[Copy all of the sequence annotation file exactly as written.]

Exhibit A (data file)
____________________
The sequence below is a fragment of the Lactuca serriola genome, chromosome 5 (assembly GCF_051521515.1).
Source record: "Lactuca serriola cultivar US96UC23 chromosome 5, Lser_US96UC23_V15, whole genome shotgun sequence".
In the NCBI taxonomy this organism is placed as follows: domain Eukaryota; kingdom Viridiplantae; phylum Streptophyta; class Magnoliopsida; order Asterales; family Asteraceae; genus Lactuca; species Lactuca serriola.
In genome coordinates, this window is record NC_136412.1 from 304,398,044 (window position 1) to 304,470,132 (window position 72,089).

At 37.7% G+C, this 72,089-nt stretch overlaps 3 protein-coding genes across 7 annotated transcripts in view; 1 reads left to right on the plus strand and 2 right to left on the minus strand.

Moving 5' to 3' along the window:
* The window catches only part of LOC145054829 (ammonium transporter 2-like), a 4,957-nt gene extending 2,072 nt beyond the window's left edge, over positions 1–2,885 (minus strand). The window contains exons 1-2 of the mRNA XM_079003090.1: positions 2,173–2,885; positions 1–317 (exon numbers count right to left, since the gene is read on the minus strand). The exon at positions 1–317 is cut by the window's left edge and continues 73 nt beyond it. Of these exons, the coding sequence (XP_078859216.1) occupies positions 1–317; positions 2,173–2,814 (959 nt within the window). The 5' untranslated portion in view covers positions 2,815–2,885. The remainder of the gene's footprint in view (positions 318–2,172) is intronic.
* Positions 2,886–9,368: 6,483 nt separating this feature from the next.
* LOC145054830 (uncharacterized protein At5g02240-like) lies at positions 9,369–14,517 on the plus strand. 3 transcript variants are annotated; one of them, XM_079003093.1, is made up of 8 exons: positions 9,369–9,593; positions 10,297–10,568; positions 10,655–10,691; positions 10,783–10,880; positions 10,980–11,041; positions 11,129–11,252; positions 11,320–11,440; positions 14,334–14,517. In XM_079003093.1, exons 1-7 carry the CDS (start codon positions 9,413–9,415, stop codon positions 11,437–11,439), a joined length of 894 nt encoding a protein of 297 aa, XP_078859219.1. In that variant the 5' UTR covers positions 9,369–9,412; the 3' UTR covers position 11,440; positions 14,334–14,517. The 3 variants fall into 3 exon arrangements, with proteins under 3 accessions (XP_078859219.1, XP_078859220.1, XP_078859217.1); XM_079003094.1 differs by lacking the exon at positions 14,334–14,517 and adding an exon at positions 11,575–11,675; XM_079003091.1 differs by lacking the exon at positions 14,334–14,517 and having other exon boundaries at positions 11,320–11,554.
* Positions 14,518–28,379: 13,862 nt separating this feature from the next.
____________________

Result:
The sequence below is a fragment of the Lactuca serriola genome, chromosome 5 (assembly GCF_051521515.1).
Source record: "Lactuca serriola cultivar US96UC23 chromosome 5, Lser_US96UC23_V15, whole genome shotgun sequence".
In the NCBI taxonomy this organism is placed as follows: domain Eukaryota; kingdom Viridiplantae; phylum Streptophyta; class Magnoliopsida; order Asterales; family Asteraceae; genus Lactuca; species Lactuca serriola.
In genome coordinates, this window is record NC_136412.1 from 304,398,044 (window position 1) to 304,470,132 (window position 72,089).

At 37.7% G+C, this 72,089-nt stretch overlaps 3 protein-coding genes across 7 annotated transcripts in view; 1 reads left to right on the plus strand and 2 right to left on the minus strand.

Moving 5' to 3' along the window:
* The window catches only part of LOC145054829 (ammonium transporter 2-like), a 4,957-nt gene extending 2,072 nt beyond the window's left edge, over positions 1–2,885 (minus strand). The window contains exons 1-2 of the mRNA XM_079003090.1: positions 2,173–2,885; positions 1–317 (exon numbers count right to left, since the gene is read on the minus strand). The exon at positions 1–317 is cut by the window's left edge and continues 73 nt beyond it. Of these exons, the coding sequence (XP_078859216.1) occupies positions 1–317; positions 2,173–2,814 (959 nt within the window). The 5' untranslated portion in view covers positions 2,815–2,885. The remainder of the gene's footprint in view (positions 318–2,172) is intronic.
* Positions 2,886–9,368: 6,483 nt separating this feature from the next.
* LOC145054830 (uncharacterized protein At5g02240-like) lies at positions 9,369–14,517 on the plus strand. 3 transcript variants are annotated; one of them, XM_079003093.1, is made up of 8 exons: positions 9,369–9,593; positions 10,297–10,568; positions 10,655–10,691; positions 10,783–10,880; positions 10,980–11,041; positions 11,129–11,252; positions 11,320–11,440; positions 14,334–14,517. In XM_079003093.1, exons 1-7 carry the CDS (start codon positions 9,413–9,415, stop codon positions 11,437–11,439), a joined length of 894 nt encoding a protein of 297 aa, XP_078859219.1. In that variant the 5' UTR covers positions 9,369–9,412; the 3' UTR covers position 11,440; positions 14,334–14,517. The 3 variants fall into 3 exon arrangements, with proteins under 3 accessions (XP_078859219.1, XP_078859220.1, XP_078859217.1); XM_079003094.1 differs by lacking the exon at positions 14,334–14,517 and adding an exon at positions 11,575–11,675; XM_079003091.1 differs by lacking the exon at positions 14,334–14,517 and having other exon boundaries at positions 11,320–11,554.
* Positions 14,518–28,379: 13,862 nt separating this feature from the next.